The purpose of this forum is to explore big questions about society and environmental change, such as
- What does the good life mean in the 21st Century?
- How do personal choices and values play a role in this conversation?
- What do the natural sciences have to say about the way our world is changing?
- What do the social sciences and humanities have to say about the ways that the social and the cultural intersect with questions surrounding environment?
- How can we address environmental and social challenges at the same time?
- How is environmentalism changing in response to these pressures?
- What’s the role of higher education in facilitating sustainability and environmental literacy?
There are a lot of environment blogs that assess daily political battles on energy and climate. Others take a “100 things you can do to save the environment” approach. And many others provide a laundry list of daily news, from solar panels to tree frogs to Copenhagen to sea ice, and so on. Those approaches are useful and helpful, especially for fast-moving matters like policy. But they sometimes lose sight of the big questions we need to be asking in our quest to develop a more ecologically sustainable and socially just world. The blogosphere delivers a great deal, but it also fails in making important interdisciplinary connections that foster a more-sophisticated, substantive analysis.
globalchangeblog.com forges a new path (to visit the blog, click here). I want to analyze environmental change by focusing on the interaction between nature and culture, showcasing big ideas from all disciplines —sociology/anthropology, ethics, ecology and other natural sciences, psychology, history, political science, ethnic studies, religion, literature, visual and performing arts, and so on.
I hope this forum will provide the creative space to attract the best and most-interesting ideas for how we might get to a more ecologically sustainable and socially just world. I hope that the constellation of posts can lead to a more useful integration of ideas around these big questions.
Join this group to read posts and participate in the discussion.
Go to our website www.solarUtopia.org which features our peer-reviewed report "A Solar Transition is Possible" with important updates, including an estimate of how much conventional petroleum is needed to bring about a full solar transition in just a few decades while supplying all of humanity with the rough minimum 3.5 kilowatt/person, the necessary condition for a state of the science life expectancy and quality of life. Also test out our two calculators, one relating to our model of solar transition, the other the Energy Calculator that will connect power and energy units.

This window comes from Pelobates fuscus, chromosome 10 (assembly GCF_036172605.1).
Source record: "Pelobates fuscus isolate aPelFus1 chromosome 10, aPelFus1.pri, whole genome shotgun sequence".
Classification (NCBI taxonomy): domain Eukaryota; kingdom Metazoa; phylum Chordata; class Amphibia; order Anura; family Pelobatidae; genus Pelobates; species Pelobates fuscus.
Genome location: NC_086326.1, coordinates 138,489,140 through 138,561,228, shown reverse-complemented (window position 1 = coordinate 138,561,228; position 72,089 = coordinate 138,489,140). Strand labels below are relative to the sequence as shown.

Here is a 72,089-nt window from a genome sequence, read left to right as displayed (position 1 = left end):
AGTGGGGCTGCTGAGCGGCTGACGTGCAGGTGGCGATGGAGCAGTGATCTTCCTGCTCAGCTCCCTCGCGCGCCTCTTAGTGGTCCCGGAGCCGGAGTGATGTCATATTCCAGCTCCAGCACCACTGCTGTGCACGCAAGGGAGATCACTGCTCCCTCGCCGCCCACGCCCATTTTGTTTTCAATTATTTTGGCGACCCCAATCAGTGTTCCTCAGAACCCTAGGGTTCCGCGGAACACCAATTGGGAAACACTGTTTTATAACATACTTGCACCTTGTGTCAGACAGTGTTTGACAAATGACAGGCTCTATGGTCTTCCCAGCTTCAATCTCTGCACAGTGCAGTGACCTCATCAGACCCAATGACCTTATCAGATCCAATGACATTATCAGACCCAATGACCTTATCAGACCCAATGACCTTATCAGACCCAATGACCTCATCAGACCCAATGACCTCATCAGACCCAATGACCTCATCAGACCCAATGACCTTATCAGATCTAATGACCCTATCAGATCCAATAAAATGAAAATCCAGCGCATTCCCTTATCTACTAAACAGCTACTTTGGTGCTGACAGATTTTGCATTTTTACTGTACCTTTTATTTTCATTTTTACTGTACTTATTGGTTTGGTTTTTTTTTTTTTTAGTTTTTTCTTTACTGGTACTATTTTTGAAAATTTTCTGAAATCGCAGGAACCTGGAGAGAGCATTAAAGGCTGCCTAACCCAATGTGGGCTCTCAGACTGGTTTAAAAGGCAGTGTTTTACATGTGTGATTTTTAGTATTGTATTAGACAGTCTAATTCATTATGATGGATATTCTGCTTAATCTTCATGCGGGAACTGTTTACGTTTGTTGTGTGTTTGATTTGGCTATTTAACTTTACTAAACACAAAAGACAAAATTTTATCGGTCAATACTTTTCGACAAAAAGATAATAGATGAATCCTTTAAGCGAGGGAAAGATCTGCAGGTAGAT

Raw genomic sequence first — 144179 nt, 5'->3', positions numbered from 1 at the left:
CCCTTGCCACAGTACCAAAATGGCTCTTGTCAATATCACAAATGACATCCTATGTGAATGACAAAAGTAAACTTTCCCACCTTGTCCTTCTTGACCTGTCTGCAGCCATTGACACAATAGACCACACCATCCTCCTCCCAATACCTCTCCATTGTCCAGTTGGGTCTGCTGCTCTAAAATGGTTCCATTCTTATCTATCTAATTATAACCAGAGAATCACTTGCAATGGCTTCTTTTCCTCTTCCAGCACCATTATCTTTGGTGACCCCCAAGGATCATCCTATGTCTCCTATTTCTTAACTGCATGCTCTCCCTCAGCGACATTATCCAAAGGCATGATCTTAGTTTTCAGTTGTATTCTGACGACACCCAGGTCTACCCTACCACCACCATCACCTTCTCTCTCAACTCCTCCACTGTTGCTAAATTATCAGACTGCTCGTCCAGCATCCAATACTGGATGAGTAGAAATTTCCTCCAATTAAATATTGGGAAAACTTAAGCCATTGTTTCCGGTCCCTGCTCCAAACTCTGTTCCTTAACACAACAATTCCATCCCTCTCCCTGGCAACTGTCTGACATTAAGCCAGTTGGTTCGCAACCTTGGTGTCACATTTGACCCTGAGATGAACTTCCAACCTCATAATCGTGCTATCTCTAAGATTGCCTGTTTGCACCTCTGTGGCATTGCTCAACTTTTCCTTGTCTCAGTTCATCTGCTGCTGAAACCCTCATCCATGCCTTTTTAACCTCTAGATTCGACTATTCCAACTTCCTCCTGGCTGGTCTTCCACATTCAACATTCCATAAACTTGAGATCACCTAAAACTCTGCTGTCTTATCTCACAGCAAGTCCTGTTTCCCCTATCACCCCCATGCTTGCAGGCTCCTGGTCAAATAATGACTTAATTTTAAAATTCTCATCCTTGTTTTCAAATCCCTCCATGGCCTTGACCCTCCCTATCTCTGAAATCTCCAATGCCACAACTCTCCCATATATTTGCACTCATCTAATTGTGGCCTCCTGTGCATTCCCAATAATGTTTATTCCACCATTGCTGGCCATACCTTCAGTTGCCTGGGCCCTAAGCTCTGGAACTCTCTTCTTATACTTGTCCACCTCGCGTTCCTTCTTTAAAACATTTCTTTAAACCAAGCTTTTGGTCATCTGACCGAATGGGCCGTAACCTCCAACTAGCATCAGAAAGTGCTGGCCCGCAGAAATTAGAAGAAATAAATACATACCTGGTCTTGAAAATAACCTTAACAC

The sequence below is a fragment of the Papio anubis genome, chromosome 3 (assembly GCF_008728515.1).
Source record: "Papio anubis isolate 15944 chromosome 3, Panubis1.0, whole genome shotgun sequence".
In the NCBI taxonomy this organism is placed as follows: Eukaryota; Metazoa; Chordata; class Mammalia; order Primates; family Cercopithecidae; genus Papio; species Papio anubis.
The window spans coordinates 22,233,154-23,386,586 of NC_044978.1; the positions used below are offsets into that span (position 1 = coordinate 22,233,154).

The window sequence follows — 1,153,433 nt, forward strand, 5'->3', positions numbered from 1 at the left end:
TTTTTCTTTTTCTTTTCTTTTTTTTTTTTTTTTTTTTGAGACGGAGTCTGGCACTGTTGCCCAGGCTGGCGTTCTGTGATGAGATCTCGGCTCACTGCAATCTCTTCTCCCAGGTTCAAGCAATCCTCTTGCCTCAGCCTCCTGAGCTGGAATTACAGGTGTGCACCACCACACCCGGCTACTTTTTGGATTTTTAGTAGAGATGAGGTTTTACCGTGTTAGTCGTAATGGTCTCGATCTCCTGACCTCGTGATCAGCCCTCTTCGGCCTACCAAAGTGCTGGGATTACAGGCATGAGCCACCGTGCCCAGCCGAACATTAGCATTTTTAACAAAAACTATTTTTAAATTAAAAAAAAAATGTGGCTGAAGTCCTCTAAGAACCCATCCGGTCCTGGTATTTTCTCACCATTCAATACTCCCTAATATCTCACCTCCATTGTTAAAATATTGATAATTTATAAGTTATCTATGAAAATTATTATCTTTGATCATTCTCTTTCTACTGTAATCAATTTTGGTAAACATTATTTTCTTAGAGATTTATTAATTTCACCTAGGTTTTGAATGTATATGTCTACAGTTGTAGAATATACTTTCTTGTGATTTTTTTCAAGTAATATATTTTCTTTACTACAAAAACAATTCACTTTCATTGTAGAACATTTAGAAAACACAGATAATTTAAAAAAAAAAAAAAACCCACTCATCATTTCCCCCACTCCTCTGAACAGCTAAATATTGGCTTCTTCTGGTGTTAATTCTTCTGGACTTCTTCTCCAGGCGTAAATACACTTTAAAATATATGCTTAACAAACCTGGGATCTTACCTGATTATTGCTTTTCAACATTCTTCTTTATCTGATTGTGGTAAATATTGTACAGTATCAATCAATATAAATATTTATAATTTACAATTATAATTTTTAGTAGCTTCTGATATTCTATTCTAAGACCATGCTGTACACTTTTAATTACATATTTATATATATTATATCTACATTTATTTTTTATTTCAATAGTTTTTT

Capitalism with a Human Face:
A Proposal for the Establishment of a Sustainable Capitalism.
Our experiences and expectations define our reality. We have heard so much about what is wrong, and what is unsustainable.
The Signs of Change National e-Conference is a national conversation showcasing the signs of change, no matter how small. The conference is not an academic talk fest. Businesses from all fields, Transition Town groups, Farmers, Faith Organisations and Experts are giving evidence of a path other than business as usual.
With the Green Tax Shift and Green Subsidy Shift, reform the flow of public revenue. End subsidies, especially the destructive ones such as to agribusiness and the rest of corporate welfare. Shift taxes off wages, useful enterprises, and buildings, and onto pollution, extraction, and locations respectively. Note that the Property Tax Shift -- off improvements, onto land -- always drives efficient land use. Compact cities are what cut demand for energy and release minimal pollutants; it has worked wherever tried.